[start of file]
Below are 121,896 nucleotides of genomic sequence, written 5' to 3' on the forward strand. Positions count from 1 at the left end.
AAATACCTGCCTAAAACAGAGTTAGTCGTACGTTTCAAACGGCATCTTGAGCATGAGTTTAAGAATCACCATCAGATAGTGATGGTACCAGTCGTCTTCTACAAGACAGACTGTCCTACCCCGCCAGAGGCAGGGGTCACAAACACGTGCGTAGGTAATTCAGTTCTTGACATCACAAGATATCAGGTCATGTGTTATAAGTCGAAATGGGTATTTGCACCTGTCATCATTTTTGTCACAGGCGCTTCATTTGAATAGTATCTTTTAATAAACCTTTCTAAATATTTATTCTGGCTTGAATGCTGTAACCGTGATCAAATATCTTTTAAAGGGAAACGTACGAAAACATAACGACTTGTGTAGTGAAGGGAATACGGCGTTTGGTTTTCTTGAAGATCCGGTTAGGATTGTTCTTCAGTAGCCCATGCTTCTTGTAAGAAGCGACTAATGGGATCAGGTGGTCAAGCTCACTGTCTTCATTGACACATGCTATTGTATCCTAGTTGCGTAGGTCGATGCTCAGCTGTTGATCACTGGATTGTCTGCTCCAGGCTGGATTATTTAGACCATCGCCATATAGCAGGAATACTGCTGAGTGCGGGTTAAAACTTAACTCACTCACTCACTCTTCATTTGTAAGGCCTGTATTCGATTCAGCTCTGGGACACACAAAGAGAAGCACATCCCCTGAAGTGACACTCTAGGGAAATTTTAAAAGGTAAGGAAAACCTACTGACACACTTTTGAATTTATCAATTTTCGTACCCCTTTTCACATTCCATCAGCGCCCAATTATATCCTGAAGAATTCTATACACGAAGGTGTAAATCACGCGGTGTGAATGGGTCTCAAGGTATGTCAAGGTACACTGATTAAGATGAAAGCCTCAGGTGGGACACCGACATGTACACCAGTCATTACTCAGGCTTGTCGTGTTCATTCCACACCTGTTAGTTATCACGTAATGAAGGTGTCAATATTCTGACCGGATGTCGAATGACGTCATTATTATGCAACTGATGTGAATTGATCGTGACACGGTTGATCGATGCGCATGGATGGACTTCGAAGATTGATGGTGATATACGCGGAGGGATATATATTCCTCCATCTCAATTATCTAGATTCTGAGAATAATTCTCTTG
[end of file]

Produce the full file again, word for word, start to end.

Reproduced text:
Below are 121,896 nucleotides of genomic sequence, written 5' to 3' on the forward strand. Positions count from 1 at the left end.
AAATACCTGCCTAAAACAGAGTTAGTCGTACGTTTCAAACGGCATCTTGAGCATGAGTTTAAGAATCACCATCAGATAGTGATGGTACCAGTCGTCTTCTACAAGACAGACTGTCCTACCCCGCCAGAGGCAGGGGTCACAAACACGTGCGTAGGTAATTCAGTTCTTGACATCACAAGATATCAGGTCATGTGTTATAAGTCGAAATGGGTATTTGCACCTGTCATCATTTTTGTCACAGGCGCTTCATTTGAATAGTATCTTTTAATAAACCTTTCTAAATATTTATTCTGGCTTGAATGCTGTAACCGTGATCAAATATCTTTTAAAGGGAAACGTACGAAAACATAACGACTTGTGTAGTGAAGGGAATACGGCGTTTGGTTTTCTTGAAGATCCGGTTAGGATTGTTCTTCAGTAGCCCATGCTTCTTGTAAGAAGCGACTAATGGGATCAGGTGGTCAAGCTCACTGTCTTCATTGACACATGCTATTGTATCCTAGTTGCGTAGGTCGATGCTCAGCTGTTGATCACTGGATTGTCTGCTCCAGGCTGGATTATTTAGACCATCGCCATATAGCAGGAATACTGCTGAGTGCGGGTTAAAACTTAACTCACTCACTCACTCTTCATTTGTAAGGCCTGTATTCGATTCAGCTCTGGGACACACAAAGAGAAGCACATCCCCTGAAGTGACACTCTAGGGAAATTTTAAAAGGTAAGGAAAACCTACTGACACACTTTTGAATTTATCAATTTTCGTACCCCTTTTCACATTCCATCAGCGCCCAATTATATCCTGAAGAATTCTATACACGAAGGTGTAAATCACGCGGTGTGAATGGGTCTCAAGGTATGTCAAGGTACACTGATTAAGATGAAAGCCTCAGGTGGGACACCGACATGTACACCAGTCATTACTCAGGCTTGTCGTGTTCATTCCACACCTGTTAGTTATCACGTAATGAAGGTGTCAATATTCTGACCGGATGTCGAATGACGTCATTATTATGCAACTGATGTGAATTGATCGTGACACGGTTGATCGATGCGCATGGATGGACTTCGAAGATTGATGGTGATATACGCGGAGGGATATATATTCCTCCATCTCAATTATCTAGATTCTGAGAATAATTCTCTTG